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Proceedings Paper

MKID development for SuperSpec: an on-chip, mm-wave, filter-bank spectrometer
Author(s): E. Shirokoff; P. S. Barry; C. M. Bradford; G. Chattopadhyay; P. Day; S. Doyle; S. Hailey-Dunsheath; M. I. Hollister; A. Kovács; C. McKenney; H. G. Leduc; N. Llombart; D. P. Marrone; P. Mauskopf; R. O'Brient; S. Padin; T. Reck; L. J. Swenson; J. Zmuidzinas
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Paper Abstract

SuperSpec is an ultra-compact spectrometer-on-a-chip for millimeter and submillimeter wavelength astronomy. Its very small size, wide spectral bandwidth, and highly multiplexed readout will enable construction of powerful multibeam spectrometers for high-redshift observations. The spectrometer consists of a horn-coupled microstrip feedline, a bank of narrow-band superconducting resonator filters that provide spectral selectivity, and kinetic inductance detectors (KIDs) that detect the power admitted by each filter resonator. The design is realized using thin-film lithographic structures on a silicon wafer. The mm-wave microstrip feedline and spectral filters of the first prototype are designed to operate in the band from 195-310 GHz and are fabricated from niobium with at Tc of 9.2K. The KIDs are designed to operate at hundreds of MHz and are fabricated from titanium nitride with a Tc of ~ 2 K. Radiation incident on the horn travels along the mm-wave microstrip, passes through the frequency-selective filter, and is finally absorbed by the corresponding KID where it causes a measurable shift in the resonant frequency. In this proceedings, we present the design of the KIDs employed in SuperSpec and the results of initial laboratory testing of a prototype device. We will also brie describe the ongoing development of a demonstration instrument that will consist of two 500-channel, R=700 spectrometers, one operating in the 1-mm atmospheric window and the other covering the 650 and 850 micron bands.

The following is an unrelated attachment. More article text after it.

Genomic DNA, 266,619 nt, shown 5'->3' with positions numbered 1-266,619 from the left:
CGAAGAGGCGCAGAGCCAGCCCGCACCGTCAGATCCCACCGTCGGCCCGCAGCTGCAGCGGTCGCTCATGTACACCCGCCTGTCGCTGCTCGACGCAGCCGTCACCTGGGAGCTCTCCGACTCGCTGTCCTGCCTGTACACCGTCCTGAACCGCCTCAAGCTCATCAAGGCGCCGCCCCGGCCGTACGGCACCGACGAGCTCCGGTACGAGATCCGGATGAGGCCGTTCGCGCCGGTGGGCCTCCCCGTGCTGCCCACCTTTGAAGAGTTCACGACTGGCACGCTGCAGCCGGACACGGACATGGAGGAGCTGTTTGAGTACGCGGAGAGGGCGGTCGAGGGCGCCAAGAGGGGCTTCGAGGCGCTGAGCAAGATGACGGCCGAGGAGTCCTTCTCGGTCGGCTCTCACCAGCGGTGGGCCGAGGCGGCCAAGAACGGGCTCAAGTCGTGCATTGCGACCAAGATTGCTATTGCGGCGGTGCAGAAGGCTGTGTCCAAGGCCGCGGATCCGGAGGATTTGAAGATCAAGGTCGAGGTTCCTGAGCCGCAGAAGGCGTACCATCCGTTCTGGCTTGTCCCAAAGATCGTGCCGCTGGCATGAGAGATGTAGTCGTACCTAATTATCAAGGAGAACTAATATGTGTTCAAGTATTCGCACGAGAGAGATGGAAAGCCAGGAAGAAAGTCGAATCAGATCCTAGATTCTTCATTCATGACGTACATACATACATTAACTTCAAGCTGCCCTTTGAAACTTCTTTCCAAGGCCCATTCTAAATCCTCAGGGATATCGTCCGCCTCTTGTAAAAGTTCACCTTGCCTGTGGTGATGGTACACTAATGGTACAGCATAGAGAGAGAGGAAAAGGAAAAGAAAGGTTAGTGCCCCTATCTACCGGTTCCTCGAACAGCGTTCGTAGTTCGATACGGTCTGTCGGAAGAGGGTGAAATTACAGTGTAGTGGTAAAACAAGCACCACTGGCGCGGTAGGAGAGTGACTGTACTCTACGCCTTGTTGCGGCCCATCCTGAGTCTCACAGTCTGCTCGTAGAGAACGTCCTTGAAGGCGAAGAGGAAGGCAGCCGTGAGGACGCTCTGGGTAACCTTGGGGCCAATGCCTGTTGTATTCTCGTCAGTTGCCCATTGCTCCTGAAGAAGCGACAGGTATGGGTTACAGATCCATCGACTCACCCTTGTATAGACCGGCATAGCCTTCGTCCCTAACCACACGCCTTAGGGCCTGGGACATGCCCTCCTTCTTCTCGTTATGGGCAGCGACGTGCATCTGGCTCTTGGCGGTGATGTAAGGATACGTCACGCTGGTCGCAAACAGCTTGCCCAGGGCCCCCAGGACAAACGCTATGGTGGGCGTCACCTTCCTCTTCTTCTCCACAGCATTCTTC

Paper Details

Date Published: 27 September 2012
PDF: 11 pages
Proc. SPIE 8452, Millimeter, Submillimeter, and Far-Infrared Detectors and Instrumentation for Astronomy VI, 84520R (27 September 2012); doi: 10.1117/12.927070
Show Author Affiliations
E. Shirokoff, California Institute of Technology (United States)
P. S. Barry, Cardiff Univ. (United Kingdom)
C. M. Bradford, Jet Propulsion Lab. (United States)
G. Chattopadhyay, Jet Propulsion Lab. (United States)
P. Day, Jet Propulsion Lab. (United States)
S. Doyle, Cardiff Univ. (United Kingdom)
S. Hailey-Dunsheath, California Institute of Technology (United States)
M. I. Hollister, California Institute of Technology (United States)
Jet Propulsion Lab. (United States)
A. Kovács, California Institute of Technology (United States)
Univ. of Minnesota, Twin Cities (United States)
C. McKenney, California Institute of Technology (United States)
H. G. Leduc, Jet Propulsion Lab. (United States)
N. Llombart, Complutense Univ. of Madrid (Spain)
D. P. Marrone, The Univ. of Arizona (United States)
P. Mauskopf, Cardiff Univ. (United Kingdom)
Arizona State Univ. (United States)
R. O'Brient, California Institute of Technology (United States)
Jet Propulsion Lab. (United States)
S. Padin, California Institute of Technology (United States)
T. Reck, Jet Propulsion Lab. (United States)
L. J. Swenson, California Institute of Technology (United States)
Jet Propulsion Lab. (United States)
J. Zmuidzinas, California Institute of Technology (United States)
Jet Propulsion Lab. (United States)


Published in SPIE Proceedings Vol. 8452:
Millimeter, Submillimeter, and Far-Infrared Detectors and Instrumentation for Astronomy VI
Wayne S. Holland, Editor(s)

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